He said he hoped that Harris will continue to devote due attention to encouraging U.S. partners to provide vaccines, medications and medical equipment to Southeast Asian countries, including Vietnam in a timely manner "to help countries overcome the pandemic, resume production and business activities and foster economic development...."

National, regional priority

CDC Director Rochelle Walensky re-emphasized VP Harris’s statement that the U.S. and partners share the understanding that health security must be a national security priority. And given that such diseases know no borders, it is also a regional security priority.

"The new office in Hanoi will be essential for global health security and help countries strengthen public health fundamentals throughout the region. It will be the hub for understanding the unique health challenges in Southeast Asia, and in doing so will undoubtedly save many, many lives," Walensky said.

Chair of the ASEAN Health Ministers Meeting, Indonesia's Budi Gunadi Sadikin, said he believed that the U.S.-ASEAN partnership was a stepping stone for countries in the region to build stronger, more responsive and resilient health systems, especially in facing future threats to global health security.

ASEAN looks forward to the U.S. CDC exploring areas of collaborations, the provision of technical assistance, exchanges in supporting the operations of ASEAN Center for Public health emergencies and emerging diseases, he said, adding: "The first priority is achieving ASEAN vaccine security and self-reliance, which is very important right now."

John MacArthur, MD, will be the new CDC Southeast Asia Regional Director. Prior to this appointment, Dr. MacArthur served as the CDC Thailand country director for more than six years. He also served as the CDC’s Team Lead for the U.S. President’s Malaria Initiative, a $620 million per year program to control malaria in sub-Saharan Africa and the Greater Mekong Sub-region.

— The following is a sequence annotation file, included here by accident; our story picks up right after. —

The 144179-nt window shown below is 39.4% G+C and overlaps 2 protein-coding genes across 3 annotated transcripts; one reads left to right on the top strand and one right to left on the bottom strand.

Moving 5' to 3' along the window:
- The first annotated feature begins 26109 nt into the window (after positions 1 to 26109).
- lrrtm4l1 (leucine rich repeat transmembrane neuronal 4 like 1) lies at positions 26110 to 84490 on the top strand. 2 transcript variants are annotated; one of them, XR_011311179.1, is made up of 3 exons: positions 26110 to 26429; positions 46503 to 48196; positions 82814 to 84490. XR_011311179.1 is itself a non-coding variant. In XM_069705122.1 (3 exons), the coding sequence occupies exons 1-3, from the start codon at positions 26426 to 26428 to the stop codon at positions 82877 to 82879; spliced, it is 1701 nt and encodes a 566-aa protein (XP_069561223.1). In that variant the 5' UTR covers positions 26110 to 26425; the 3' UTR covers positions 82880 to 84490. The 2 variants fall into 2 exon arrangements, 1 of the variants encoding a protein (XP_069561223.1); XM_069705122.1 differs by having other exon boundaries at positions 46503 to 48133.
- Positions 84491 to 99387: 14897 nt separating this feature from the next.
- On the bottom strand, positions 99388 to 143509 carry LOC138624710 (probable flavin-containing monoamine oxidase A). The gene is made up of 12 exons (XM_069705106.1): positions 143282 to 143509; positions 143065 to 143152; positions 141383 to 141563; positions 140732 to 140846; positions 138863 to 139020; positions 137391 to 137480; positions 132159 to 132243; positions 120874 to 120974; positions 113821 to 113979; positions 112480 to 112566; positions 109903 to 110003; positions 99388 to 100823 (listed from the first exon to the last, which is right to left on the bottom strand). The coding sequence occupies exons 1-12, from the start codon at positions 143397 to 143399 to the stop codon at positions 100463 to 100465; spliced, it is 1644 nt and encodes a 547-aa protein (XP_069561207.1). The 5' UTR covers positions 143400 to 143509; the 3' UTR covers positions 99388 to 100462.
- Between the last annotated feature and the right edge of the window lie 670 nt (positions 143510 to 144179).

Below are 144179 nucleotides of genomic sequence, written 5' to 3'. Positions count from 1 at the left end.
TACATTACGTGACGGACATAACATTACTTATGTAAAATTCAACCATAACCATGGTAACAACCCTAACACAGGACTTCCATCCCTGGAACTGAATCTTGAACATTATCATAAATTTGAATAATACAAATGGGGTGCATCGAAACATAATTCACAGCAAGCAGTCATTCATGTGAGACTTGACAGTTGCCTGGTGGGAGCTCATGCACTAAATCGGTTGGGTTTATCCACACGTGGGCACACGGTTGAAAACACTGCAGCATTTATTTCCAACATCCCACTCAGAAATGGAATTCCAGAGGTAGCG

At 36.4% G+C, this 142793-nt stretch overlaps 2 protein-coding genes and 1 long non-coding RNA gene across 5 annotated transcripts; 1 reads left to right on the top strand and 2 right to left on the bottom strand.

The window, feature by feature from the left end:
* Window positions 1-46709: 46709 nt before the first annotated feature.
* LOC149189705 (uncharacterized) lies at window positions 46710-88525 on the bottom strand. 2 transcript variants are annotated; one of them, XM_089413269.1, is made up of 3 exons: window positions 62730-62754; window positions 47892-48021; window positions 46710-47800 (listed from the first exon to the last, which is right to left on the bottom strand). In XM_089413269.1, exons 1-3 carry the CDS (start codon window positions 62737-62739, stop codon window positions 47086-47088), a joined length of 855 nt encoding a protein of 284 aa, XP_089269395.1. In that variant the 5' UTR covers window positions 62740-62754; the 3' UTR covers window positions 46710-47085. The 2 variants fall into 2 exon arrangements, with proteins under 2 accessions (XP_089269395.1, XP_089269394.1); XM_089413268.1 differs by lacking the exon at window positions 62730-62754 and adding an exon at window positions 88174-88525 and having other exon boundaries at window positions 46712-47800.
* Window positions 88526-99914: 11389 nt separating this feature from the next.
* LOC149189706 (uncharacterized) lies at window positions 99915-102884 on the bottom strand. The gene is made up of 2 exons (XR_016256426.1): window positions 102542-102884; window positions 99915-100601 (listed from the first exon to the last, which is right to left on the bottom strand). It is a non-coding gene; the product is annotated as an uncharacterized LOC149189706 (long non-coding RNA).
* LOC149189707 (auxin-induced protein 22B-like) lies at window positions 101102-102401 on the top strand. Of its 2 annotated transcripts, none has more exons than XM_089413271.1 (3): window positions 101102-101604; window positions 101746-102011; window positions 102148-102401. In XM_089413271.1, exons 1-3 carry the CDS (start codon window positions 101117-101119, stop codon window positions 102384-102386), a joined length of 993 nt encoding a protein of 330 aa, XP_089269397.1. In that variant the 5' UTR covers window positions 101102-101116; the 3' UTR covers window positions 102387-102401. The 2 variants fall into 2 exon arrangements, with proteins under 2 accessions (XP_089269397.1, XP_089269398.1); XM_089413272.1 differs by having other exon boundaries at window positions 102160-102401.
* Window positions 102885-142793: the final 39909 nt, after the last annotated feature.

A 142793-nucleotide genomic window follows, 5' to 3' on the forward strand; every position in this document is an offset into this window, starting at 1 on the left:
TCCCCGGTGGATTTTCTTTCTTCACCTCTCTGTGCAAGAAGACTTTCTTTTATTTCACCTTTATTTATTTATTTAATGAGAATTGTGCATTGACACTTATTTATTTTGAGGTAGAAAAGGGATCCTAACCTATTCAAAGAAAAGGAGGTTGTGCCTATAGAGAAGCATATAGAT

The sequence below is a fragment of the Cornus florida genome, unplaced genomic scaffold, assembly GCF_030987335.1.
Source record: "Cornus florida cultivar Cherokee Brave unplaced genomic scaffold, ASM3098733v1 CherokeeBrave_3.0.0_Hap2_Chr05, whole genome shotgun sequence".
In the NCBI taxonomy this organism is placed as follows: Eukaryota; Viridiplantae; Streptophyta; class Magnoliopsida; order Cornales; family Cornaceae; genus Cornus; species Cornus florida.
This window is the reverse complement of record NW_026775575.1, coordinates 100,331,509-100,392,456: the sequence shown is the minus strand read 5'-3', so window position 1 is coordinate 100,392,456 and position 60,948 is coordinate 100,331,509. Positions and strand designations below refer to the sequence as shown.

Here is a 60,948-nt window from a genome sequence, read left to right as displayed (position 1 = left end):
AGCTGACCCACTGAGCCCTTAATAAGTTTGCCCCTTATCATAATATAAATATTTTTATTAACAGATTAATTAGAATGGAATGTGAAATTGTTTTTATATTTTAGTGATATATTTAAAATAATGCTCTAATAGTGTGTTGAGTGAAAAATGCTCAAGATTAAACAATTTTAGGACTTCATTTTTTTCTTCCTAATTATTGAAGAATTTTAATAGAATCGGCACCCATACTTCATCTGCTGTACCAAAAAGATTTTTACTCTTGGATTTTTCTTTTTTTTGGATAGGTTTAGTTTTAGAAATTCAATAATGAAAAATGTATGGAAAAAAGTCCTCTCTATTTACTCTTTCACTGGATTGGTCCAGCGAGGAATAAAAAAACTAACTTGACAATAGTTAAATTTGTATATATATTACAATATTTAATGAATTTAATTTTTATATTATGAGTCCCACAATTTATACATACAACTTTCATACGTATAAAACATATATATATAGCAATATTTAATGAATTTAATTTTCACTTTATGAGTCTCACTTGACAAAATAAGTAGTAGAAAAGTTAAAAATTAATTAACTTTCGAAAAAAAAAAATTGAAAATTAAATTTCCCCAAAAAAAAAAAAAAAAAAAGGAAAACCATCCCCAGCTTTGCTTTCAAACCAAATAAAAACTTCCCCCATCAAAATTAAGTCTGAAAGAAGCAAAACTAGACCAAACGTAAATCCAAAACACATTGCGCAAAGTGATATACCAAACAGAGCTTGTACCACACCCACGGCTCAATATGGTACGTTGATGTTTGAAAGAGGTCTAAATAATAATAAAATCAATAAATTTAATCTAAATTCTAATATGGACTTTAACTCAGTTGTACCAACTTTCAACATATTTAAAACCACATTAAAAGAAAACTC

According to the U.S Embassy in Hanoi, in addition to the Southeast Asia Regional Office, CDC also recently established Regional Offices in Eastern Europe/Central Asia (Georgia), the Middle East/North Africa (Oman), and South America (Brazil).

The embassy said CDC was "uniquely suited to increase American engagement and collaboration with Southeast Asian leaders to enhance regional capacity to prevent, detect, and respond to infectious diseases and other emerging health threats."

It said priorities for the new regional office would include: building tomorrow's public health workforce; expanding regional public health laboratory training; developing innovative programs to improve health for mobile and migrant populations; ensuring a coordinated response to public health emergencies through networked Emergency Operation Centers; and strengthening the early warning system for the detection of zoonotic and emerging infectious diseases.